There are certain triggers with families and education. Discipline policies, curriculum, teaching methods. For the most part, if you have a strong feeling towards one of these touchstone topics, you can find a school that best fits your model and live your life in peace. At least, that part of it.
Working for many schools the past few years has enlightened me, however, that there is one common trigger that schools just can’t get right: homework.
I’ve worked for schools with a strict 10-minutes-per-grade-level, no-holds-barred policy, schools that adamantly disdained homework and forbade it, and schools that walked the line somewhere in between. And no matter what the policy, a core group of parents felt unhappy, worried, anxious, scared and unheard.
Ironically, I find myself in the position this year of making a homework policy decision. If you know me, you know I’m all about the research. Well, here’s the pickle. Research on homework is almost impossible to correlate because of the number of variables. From Suite 101, by Barbara Pytel:
“While some parents may argue the point that all home work is negative, research does not support that. And, for teachers that maintain that large amounts of homework produce higher academics, this research doesn't support that, either.”
Here’s what I know from personal experience. As a classroom teacher to students from low-income families, homework had little to no benefit. Parents were unwilling or unable to facilitate modeling of good study habits for the children to mimic, and therefore the work I sent home was completed (or not) in a vacuum. Not to mention they more often than not lacked basic supplies with which to complete the homework. Instilling responsibility? Most of my students were taking care of themselves and younger siblings already, in first and second grade. They had a level of responsibility beyond my mere academic reach.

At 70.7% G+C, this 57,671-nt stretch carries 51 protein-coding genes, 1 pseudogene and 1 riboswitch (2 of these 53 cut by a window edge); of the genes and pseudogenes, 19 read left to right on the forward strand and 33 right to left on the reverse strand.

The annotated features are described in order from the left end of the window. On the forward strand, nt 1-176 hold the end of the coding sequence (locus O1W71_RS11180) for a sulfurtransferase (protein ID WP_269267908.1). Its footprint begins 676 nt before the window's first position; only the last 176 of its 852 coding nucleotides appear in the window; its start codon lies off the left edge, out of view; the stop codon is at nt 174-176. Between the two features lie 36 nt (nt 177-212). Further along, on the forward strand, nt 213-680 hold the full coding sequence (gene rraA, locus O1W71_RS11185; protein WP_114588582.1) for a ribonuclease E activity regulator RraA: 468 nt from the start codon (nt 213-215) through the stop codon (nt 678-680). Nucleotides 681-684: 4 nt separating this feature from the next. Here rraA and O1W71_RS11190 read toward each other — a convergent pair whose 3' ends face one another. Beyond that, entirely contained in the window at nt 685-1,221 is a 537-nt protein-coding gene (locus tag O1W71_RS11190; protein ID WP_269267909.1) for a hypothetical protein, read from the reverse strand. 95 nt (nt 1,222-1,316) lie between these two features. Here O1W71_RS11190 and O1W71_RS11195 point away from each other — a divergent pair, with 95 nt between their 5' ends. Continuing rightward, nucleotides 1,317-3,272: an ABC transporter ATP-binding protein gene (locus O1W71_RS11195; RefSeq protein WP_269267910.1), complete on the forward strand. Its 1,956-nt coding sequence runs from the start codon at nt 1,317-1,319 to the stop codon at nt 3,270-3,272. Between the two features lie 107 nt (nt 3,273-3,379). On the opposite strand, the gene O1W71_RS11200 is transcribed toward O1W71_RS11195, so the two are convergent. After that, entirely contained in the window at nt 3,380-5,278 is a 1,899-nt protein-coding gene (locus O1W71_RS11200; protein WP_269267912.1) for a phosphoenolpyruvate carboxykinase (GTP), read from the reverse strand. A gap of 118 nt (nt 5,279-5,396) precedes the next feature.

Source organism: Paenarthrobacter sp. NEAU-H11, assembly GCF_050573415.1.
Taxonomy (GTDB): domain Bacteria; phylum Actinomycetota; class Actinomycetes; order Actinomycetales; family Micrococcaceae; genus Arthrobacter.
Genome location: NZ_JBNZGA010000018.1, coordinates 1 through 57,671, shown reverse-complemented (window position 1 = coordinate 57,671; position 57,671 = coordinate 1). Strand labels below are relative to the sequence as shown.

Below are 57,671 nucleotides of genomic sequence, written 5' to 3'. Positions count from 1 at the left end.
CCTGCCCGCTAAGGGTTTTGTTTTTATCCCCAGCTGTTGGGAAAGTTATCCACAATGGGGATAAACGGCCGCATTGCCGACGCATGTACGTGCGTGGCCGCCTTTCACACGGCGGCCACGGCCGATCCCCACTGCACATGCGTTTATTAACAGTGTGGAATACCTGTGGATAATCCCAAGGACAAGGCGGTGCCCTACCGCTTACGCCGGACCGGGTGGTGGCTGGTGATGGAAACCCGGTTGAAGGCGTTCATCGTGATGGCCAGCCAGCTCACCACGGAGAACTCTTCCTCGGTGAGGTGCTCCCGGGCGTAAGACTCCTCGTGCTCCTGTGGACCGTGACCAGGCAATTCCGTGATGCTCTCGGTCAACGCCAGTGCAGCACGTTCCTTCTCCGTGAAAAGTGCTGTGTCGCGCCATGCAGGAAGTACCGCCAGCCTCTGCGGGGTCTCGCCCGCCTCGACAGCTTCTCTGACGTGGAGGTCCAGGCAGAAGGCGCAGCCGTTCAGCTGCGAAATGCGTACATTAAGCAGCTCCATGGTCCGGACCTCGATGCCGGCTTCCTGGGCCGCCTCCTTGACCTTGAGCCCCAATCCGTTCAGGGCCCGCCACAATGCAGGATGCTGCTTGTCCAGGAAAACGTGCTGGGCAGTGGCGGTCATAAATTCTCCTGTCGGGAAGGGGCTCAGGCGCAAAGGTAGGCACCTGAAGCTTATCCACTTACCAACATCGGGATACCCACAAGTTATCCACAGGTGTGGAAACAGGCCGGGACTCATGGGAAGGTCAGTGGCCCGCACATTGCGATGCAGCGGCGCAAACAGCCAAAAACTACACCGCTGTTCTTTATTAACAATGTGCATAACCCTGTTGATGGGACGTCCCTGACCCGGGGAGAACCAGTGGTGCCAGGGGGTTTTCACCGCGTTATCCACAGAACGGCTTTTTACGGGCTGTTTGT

As a parent, it’s a headache. Both my kids, when they came home from school, were wiped. I was wiped. I just wanted to reconnect with them on a personal, positive level, but instead often ended policing them to get some (as I saw it) useless pieces of paper finished. Usually the homework was a worksheet that had content my kids clearly mastered. It was busy-work.
As part of a research team at an affluent county school, we found over a two-year study that homework did nothing to increase a student’s grades, responsibility or efficacy. The most interesting thing we found was that the earliest children were able to connect learning to homework was fifth grade. In other words, until then the children viewed homework as just another thing grown-ups forced them to do. Around the age of 10 or 11, students began to have a kind of ah-ha with the reasoning. But even at that point in time, its effectiveness didn’t change.
There is solid research out there supporting the fact that beginning in middle school and increasing until college, students with more homework did better in school. At least we can nail that piece down.
I put a brief explanation in the monthly newsletter on homework, with our policy, explanation and my e-mail address for parents to address concerns. I haven’t checked it yet today, but would bet a hunk of cash it’s packed with comments. I know we can’t make everyone happy, but I’d sure like some CliffsNotes on this one. Can we come to some conclusion here? Anyone? Just throw me a bone ...
By Sharon Linde, Education Blogger for SmartParenting